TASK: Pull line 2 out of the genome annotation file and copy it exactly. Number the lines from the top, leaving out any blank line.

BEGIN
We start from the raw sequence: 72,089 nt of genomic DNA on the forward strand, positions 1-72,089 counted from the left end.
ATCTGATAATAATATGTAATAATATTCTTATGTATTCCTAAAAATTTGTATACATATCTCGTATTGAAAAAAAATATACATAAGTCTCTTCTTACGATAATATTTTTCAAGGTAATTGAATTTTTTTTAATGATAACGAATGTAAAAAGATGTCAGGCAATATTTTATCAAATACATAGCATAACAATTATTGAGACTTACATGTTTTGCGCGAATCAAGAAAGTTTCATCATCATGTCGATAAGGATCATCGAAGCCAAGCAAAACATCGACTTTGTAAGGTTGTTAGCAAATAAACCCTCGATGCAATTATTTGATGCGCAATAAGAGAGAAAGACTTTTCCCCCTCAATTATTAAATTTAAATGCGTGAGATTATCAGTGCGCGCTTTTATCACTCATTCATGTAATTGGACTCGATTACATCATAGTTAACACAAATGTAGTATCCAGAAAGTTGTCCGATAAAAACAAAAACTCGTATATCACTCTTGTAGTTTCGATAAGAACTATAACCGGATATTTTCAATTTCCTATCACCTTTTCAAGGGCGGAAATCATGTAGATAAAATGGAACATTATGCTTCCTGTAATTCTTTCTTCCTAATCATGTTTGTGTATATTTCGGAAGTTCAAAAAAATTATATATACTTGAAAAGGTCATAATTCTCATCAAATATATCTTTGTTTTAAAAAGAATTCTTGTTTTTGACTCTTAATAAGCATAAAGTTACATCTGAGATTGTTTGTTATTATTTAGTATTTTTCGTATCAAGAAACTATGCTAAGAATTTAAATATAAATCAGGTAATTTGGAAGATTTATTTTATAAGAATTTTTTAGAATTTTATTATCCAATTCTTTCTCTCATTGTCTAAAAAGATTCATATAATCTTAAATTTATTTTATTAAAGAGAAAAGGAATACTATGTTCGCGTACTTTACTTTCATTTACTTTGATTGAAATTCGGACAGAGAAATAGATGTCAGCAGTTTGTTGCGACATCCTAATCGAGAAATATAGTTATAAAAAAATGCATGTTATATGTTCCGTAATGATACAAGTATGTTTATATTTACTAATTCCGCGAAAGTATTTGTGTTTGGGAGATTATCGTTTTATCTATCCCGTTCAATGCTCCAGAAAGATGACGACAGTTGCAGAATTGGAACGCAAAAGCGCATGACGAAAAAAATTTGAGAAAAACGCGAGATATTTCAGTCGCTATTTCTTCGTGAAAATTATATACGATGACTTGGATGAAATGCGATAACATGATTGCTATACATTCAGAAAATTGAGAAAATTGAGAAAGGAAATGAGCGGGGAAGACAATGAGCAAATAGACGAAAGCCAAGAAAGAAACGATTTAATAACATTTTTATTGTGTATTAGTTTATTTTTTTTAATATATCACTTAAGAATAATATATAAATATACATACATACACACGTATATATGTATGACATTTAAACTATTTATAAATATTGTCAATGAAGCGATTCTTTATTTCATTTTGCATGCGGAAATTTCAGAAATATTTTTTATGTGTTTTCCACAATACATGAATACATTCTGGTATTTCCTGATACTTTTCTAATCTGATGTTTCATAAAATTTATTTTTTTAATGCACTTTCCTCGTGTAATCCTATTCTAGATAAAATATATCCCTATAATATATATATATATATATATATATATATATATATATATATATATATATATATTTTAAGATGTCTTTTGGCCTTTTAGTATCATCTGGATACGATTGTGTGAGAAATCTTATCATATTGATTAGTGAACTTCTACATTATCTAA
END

ATCTGATAATAATATGTAATAATATTCTTATGTATTCCTAAAAATTTGTATACATATCTCGTATTGAAAAAAAATATACATAAGTCTCTTCTTACGATAATATTTTTCAAGGTAATTGAATTTTTTTTAATGATAACGAATGTAAAAAGATGTCAGGCAATATTTTATCAAATACATAGCATAACAATTATTGAGACTTACATGTTTTGCGCGAATCAAGAAAGTTTCATCATCATGTCGATAAGGATCATCGAAGCCAAGCAAAACATCGACTTTGTAAGGTTGTTAGCAAATAAACCCTCGATGCAATTATTTGATGCGCAATAAGAGAGAAAGACTTTTCCCCCTCAATTATTAAATTTAAATGCGTGAGATTATCAGTGCGCGCTTTTATCACTCATTCATGTAATTGGACTCGATTACATCATAGTTAACACAAATGTAGTATCCAGAAAGTTGTCCGATAAAAACAAAAACTCGTATATCACTCTTGTAGTTTCGATAAGAACTATAACCGGATATTTTCAATTTCCTATCACCTTTTCAAGGGCGGAAATCATGTAGATAAAATGGAACATTATGCTTCCTGTAATTCTTTCTTCCTAATCATGTTTGTGTATATTTCGGAAGTTCAAAAAAATTATATATACTTGAAAAGGTCATAATTCTCATCAAATATATCTTTGTTTTAAAAAGAATTCTTGTTTTTGACTCTTAATAAGCATAAAGTTACATCTGAGATTGTTTGTTATTATTTAGTATTTTTCGTATCAAGAAACTATGCTAAGAATTTAAATATAAATCAGGTAATTTGGAAGATTTATTTTATAAGAATTTTTTAGAATTTTATTATCCAATTCTTTCTCTCATTGTCTAAAAAGATTCATATAATCTTAAATTTATTTTATTAAAGAGAAAAGGAATACTATGTTCGCGTACTTTACTTTCATTTACTTTGATTGAAATTCGGACAGAGAAATAGATGTCAGCAGTTTGTTGCGACATCCTAATCGAGAAATATAGTTATAAAAAAATGCATGTTATATGTTCCGTAATGATACAAGTATGTTTATATTTACTAATTCCGCGAAAGTATTTGTGTTTGGGAGATTATCGTTTTATCTATCCCGTTCAATGCTCCAGAAAGATGACGACAGTTGCAGAATTGGAACGCAAAAGCGCATGACGAAAAAAATTTGAGAAAAACGCGAGATATTTCAGTCGCTATTTCTTCGTGAAAATTATATACGATGACTTGGATGAAATGCGATAACATGATTGCTATACATTCAGAAAATTGAGAAAATTGAGAAAGGAAATGAGCGGGGAAGACAATGAGCAAATAGACGAAAGCCAAGAAAGAAACGATTTAATAACATTTTTATTGTGTATTAGTTTATTTTTTTTAATATATCACTTAAGAATAATATATAAATATACATACATACACACGTATATATGTATGACATTTAAACTATTTATAAATATTGTCAATGAAGCGATTCTTTATTTCATTTTGCATGCGGAAATTTCAGAAATATTTTTTATGTGTTTTCCACAATACATGAATACATTCTGGTATTTCCTGATACTTTTCTAATCTGATGTTTCATAAAATTTATTTTTTTAATGCACTTTCCTCGTGTAATCCTATTCTAGATAAAATATATCCCTATAATATATATATATATATATATATATATATATATATATATATATATATATATATTTTAAGATGTCTTTTGGCCTTTTAGTATCATCTGGATACGATTGTGTGAGAAATCTTATCATATTGATTAGTGAACTTCTACATTATCTAA